In a county in western Kenya, the gold trade is luring children to a bustling mining town where child labor is common, with children as young as eight working deep inside the hard earth in search of gold.
Even as World Day Against Child Labor falls on Wednesday, children in the town of Migori dive deep into hundreds of tunnels lacking light, air, and warmth, the walls damp and musty, covered in moss and darkened by years of abuse. Only their footsteps can be heard echoing off the tunnel walls.
Armed with pickaxes, they carry sand and rocks in basins from the mines in the hope of finding precious gold flakes and nuggets. Some basins are very heavy, forcing children to grind them along the dirt tunnel floors into an opening to start the sorting process.
Looking from above, one can see dozens of children adding water to basins in search of gold. These children rarely see the inside of a classroom, as they spend most of their days here, and in fact their parents, guardians, and the wider community supports their difficult labor.
Poor, tired, and skipping school
“We’re very poor, we need money from wherever we can get it,” Mary Nseme from the nearby village of Nyatika told Anadolu Agency.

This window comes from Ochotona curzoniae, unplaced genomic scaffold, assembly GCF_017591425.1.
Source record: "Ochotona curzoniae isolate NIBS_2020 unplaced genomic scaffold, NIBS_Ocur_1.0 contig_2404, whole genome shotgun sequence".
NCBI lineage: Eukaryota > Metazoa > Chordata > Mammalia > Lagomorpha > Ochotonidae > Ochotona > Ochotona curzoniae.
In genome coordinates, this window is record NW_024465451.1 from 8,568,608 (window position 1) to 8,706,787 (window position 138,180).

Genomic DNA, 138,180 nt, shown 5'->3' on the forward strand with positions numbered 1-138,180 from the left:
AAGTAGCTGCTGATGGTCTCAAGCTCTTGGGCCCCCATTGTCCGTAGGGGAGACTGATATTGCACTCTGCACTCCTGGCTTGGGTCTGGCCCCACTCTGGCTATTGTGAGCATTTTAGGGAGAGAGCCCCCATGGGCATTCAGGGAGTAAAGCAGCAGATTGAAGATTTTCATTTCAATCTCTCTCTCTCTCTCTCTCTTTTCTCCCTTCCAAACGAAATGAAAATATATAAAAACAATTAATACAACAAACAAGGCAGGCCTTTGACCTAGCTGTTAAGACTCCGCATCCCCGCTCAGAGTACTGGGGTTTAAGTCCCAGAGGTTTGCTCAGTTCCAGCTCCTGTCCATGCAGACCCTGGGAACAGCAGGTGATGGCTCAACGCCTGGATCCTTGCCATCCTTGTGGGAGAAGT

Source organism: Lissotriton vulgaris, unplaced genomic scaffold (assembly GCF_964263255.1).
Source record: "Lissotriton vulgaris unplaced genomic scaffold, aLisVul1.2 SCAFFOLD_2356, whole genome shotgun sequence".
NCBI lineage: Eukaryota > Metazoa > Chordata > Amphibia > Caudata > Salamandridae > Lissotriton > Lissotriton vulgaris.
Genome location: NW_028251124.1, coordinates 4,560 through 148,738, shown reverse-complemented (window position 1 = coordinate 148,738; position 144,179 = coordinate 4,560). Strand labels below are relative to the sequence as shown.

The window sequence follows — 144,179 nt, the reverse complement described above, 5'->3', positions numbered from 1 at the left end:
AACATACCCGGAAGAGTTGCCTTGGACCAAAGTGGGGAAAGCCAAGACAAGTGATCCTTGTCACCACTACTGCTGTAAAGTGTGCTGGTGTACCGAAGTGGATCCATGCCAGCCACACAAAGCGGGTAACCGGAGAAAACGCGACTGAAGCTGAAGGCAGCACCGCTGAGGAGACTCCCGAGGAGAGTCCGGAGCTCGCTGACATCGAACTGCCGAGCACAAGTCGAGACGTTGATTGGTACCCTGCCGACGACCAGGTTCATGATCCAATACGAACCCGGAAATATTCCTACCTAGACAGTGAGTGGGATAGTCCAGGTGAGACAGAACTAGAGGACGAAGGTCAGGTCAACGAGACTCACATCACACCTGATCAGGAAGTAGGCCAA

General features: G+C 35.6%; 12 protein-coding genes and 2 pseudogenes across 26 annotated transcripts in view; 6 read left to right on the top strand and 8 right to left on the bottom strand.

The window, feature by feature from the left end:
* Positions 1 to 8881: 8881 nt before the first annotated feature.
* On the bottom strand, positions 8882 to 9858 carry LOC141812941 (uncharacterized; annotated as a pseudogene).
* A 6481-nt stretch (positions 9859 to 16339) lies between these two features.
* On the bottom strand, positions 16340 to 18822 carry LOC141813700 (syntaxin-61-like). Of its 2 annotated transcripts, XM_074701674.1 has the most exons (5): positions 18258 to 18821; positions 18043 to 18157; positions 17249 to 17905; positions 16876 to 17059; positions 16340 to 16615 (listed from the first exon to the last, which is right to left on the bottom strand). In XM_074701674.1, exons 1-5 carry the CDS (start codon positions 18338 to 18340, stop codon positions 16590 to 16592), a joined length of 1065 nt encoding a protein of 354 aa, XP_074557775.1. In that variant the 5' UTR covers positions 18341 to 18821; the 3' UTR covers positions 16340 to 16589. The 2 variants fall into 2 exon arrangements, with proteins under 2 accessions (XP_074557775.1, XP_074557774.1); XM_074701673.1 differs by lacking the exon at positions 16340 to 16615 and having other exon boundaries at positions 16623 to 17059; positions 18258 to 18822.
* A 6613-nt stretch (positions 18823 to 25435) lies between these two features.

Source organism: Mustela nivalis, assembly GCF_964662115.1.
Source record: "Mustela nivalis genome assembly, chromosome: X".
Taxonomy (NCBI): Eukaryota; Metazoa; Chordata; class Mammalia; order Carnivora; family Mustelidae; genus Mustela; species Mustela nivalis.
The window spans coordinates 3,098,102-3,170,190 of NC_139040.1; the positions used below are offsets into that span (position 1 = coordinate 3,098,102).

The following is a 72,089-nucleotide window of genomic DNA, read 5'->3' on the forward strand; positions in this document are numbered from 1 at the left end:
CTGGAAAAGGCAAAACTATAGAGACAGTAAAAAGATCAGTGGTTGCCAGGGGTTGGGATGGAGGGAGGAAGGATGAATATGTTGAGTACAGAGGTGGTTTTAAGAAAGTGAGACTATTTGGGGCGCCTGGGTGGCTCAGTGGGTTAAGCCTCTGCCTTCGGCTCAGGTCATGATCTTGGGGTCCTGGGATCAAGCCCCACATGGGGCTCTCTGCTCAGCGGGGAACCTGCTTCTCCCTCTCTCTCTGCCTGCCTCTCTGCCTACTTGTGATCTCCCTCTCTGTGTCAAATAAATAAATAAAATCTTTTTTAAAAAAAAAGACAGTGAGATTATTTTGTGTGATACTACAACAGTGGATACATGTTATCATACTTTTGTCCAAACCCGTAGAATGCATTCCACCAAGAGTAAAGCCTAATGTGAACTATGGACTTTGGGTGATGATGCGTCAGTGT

“We know children aren’t supposed to work, but without them, we can’t eat, as most of us are old.”
As June 12 marks World Day Against Child Labor, the International Labor Organization (ILO) and the European Union say that more than 1.9 million children in Kenya -- one of sub-Saharan Africa’s top five economies -- are working. Numerous reports show the numbers of Kenyan child numbers are growing as poverty rates rise, especially in rural and poor urban households.
A recent ILO fact sheet laments the millions of children age 5-17 working in Kenya, adding: “Only 3.2% of these children have attained a secondary school education and 12.7% have no formal schooling at all.”
Speaking in Swahili, Diana Anyango told Anadolu Agency: “I started to do this work when I was 8 years, now I’m 14. I would love to go to school but my family says I have to work. I’m always in and out of school.”
“When we leave this place … for me, my joints ache and I’m extremely tired,” said Milka Atieno, 13. “When it rains I get malaria because mosquitoes are all over.
Telling how her family depends on her mine work, she added: “When I get specks of gold my family is very happy and I don’t work for a few days. We also eat chicken at home, which makes me happy.”
The children here are subjected to one of the worst forms of child labor, but as yet local authorities are doing little to address the situation.
Elekiah Agola, the head teacher of Macalder Primary School, told Anadolu Agency that whenever she visits the mines, she sees some of her occasional-at-best students.
“They don’t come to school, but they choose to work to fend for their families,” she explained.
Attempts to reach local officials for comment went unanswered, but speaking to media on the issue, former Nyatike MP Edick Anyanga commented that the national government and the Education Ministry should help these children and their families to ensure that they stay in school.
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